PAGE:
Nelle Harper Lee was born on April 28, 1926, to Amasa Coleman Lee and Frances Cunningham Finch Lee. Harper Lee grew up in the small southwestern Alabama town of Monroeville. Her father, a former newspaper editor and proprietor, was a lawyer who also served on the state legislature (1926-38). As a child, Lee was a tomboy and a precocious reader, and she enjoyed the friendship of her schoolmate and neighbor, the young Truman Capote, who provided the basis of the character of Dill in her novel To Kill a Mockingbird.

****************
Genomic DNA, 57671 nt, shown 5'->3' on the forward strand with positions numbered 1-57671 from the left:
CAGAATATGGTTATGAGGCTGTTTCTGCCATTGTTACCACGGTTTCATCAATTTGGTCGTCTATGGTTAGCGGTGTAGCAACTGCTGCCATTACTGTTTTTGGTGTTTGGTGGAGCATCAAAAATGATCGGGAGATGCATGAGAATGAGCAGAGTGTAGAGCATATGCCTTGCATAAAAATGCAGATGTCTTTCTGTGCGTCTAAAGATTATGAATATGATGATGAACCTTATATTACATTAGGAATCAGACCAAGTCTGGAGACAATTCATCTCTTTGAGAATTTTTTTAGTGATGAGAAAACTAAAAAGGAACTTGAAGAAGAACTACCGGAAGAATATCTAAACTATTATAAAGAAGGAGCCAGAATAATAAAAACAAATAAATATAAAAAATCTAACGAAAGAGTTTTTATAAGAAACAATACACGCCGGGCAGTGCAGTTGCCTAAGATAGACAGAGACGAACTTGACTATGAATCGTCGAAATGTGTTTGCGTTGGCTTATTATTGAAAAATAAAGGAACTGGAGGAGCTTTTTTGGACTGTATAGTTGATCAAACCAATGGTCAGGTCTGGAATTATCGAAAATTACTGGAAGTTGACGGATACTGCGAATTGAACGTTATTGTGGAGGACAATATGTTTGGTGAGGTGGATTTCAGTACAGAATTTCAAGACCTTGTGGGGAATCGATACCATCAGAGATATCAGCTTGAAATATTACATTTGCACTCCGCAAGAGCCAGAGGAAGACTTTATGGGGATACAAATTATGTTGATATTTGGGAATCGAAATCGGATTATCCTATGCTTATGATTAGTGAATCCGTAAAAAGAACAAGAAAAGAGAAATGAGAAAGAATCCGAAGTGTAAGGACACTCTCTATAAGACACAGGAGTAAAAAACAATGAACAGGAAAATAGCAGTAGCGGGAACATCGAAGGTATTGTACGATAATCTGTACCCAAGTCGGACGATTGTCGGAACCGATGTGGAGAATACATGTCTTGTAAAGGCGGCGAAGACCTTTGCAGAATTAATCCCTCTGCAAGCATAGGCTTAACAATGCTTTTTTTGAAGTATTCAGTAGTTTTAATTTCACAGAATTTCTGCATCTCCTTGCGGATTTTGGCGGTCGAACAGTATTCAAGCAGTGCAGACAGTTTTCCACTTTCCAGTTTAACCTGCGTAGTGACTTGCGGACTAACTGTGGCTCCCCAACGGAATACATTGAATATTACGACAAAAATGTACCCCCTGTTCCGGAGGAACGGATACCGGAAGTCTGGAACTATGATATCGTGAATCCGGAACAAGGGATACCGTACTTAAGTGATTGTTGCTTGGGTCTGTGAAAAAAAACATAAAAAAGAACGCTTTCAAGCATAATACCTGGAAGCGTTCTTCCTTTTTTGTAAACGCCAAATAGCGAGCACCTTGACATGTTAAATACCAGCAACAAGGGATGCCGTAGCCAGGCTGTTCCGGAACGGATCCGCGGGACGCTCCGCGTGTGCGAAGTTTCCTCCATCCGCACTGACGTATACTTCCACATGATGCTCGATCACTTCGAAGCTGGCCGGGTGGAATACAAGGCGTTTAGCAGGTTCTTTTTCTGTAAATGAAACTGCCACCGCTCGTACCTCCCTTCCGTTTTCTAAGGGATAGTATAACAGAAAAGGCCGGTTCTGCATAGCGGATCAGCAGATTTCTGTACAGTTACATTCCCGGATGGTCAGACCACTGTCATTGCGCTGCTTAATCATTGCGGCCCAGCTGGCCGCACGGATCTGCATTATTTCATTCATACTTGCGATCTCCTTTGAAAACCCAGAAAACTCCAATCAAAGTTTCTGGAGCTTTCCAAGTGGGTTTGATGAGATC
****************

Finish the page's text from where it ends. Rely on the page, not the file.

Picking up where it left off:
Lee was only five years old in when, in April 1931 in the small Alabama town of Scottsboro, the first trials began with regard to the purported rapes of two white women by nine young black men. The defendants, who were nearly lynched before being brought to court, were not provided with the services of a lawyer until the first day of trial. Despite medical testimony that the women had not been raped, the all-white jury found the men guilty of the crime and sentenced all but the youngest, a twelve-year-old boy, to death. Six years of subsequent trials saw most of these convictions repealed and all but one of the men freed or paroled. The Scottsboro case left a deep impression on the young Lee, who would use it later as the rough basis for the events in To Kill a Mockingbird.